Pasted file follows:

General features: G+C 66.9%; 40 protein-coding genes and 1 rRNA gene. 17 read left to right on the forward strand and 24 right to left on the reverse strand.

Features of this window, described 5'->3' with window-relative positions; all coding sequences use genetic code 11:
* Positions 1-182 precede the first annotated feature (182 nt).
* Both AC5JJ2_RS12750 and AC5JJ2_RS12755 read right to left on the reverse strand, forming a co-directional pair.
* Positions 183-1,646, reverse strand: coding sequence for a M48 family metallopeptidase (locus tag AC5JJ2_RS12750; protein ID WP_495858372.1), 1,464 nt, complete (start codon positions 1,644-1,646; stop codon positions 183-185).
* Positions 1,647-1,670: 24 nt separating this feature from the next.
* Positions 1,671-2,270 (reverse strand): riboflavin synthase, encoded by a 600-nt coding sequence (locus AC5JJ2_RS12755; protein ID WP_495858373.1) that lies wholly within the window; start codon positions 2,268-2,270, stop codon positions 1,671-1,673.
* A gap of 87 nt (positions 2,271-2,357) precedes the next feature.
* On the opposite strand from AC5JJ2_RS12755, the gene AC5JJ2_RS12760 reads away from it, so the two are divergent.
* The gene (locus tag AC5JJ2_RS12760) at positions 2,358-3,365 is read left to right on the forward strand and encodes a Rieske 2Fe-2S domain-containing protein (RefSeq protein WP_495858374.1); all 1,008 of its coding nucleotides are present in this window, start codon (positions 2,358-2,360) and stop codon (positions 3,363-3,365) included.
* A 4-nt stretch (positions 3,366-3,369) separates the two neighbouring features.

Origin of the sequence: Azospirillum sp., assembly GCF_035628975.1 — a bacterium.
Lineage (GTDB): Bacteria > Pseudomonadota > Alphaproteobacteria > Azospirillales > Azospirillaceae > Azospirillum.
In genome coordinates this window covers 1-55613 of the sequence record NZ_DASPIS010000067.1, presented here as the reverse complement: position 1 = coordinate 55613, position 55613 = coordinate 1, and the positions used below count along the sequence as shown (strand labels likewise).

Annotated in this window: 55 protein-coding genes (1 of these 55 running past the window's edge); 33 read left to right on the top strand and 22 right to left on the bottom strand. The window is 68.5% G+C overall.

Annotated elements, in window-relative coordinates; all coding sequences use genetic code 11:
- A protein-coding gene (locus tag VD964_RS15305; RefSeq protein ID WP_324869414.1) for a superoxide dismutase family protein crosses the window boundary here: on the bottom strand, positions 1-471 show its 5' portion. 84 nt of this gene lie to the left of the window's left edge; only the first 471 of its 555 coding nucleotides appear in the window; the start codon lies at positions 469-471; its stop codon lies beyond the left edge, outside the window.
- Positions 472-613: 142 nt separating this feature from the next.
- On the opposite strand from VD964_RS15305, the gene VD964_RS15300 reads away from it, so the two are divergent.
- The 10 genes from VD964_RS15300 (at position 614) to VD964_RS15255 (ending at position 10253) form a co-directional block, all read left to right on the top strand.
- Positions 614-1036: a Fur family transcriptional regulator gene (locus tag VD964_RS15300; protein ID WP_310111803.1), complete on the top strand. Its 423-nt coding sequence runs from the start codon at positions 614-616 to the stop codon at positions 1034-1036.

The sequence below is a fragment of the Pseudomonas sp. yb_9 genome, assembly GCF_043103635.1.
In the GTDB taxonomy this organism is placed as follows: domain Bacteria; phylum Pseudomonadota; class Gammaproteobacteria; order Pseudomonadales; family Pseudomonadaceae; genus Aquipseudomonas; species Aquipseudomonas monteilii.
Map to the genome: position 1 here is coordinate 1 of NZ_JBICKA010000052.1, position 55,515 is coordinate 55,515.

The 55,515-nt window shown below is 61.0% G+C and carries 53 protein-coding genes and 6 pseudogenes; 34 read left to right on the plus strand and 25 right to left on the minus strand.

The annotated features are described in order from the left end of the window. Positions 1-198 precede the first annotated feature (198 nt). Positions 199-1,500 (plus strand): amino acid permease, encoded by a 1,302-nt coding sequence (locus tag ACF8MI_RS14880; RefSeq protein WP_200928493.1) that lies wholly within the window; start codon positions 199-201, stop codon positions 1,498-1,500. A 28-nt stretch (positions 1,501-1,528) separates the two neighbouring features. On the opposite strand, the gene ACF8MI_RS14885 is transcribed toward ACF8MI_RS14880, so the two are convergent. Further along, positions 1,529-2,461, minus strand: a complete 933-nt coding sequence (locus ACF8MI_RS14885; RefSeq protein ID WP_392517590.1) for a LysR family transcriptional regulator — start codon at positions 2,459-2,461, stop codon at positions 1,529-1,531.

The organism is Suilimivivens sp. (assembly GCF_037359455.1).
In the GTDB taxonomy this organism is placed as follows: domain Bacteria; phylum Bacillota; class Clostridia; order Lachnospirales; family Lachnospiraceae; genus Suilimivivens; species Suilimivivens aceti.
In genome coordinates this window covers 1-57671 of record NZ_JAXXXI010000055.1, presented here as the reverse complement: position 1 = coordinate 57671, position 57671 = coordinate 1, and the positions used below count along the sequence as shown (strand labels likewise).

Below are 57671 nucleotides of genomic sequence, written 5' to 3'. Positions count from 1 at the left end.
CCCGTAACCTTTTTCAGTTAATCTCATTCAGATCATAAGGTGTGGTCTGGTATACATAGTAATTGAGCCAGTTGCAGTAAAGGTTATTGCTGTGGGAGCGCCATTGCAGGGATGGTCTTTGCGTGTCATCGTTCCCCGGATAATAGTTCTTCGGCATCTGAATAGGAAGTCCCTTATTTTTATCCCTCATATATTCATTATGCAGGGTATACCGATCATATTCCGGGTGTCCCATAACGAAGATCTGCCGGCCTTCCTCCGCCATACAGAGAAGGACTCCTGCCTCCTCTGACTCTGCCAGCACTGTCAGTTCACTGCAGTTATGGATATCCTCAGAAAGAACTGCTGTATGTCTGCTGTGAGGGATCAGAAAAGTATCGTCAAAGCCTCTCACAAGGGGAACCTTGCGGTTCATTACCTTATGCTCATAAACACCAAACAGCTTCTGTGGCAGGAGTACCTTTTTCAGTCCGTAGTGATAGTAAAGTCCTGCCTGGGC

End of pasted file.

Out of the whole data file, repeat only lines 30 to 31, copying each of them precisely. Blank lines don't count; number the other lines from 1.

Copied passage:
Below are 57671 nucleotides of genomic sequence, written 5' to 3'. Positions count from 1 at the left end.
CCCGTAACCTTTTTCAGTTAATCTCATTCAGATCATAAGGTGTGGTCTGGTATACATAGTAATTGAGCCAGTTGCAGTAAAGGTTATTGCTGTGGGAGCGCCATTGCAGGGATGGTCTTTGCGTGTCATCGTTCCCCGGATAATAGTTCTTCGGCATCTGAATAGGAAGTCCCTTATTTTTATCCCTCATATATTCATTATGCAGGGTATACCGATCATATTCCGGGTGTCCCATAACGAAGATCTGCCGGCCTTCCTCCGCCATACAGAGAAGGACTCCTGCCTCCTCTGACTCTGCCAGCACTGTCAGTTCACTGCAGTTATGGATATCCTCAGAAAGAACTGCTGTATGTCTGCTGTGAGGGATCAGAAAAGTATCGTCAAAGCCTCTCACAAGGGGAACCTTGCGGTTCATTACCTTATGCTCATAAACACCAAACAGCTTCTGTGGCAGGAGTACCTTTTTCAGTCCGTAGTGATAGTAAAGTCCTGCCTGGGC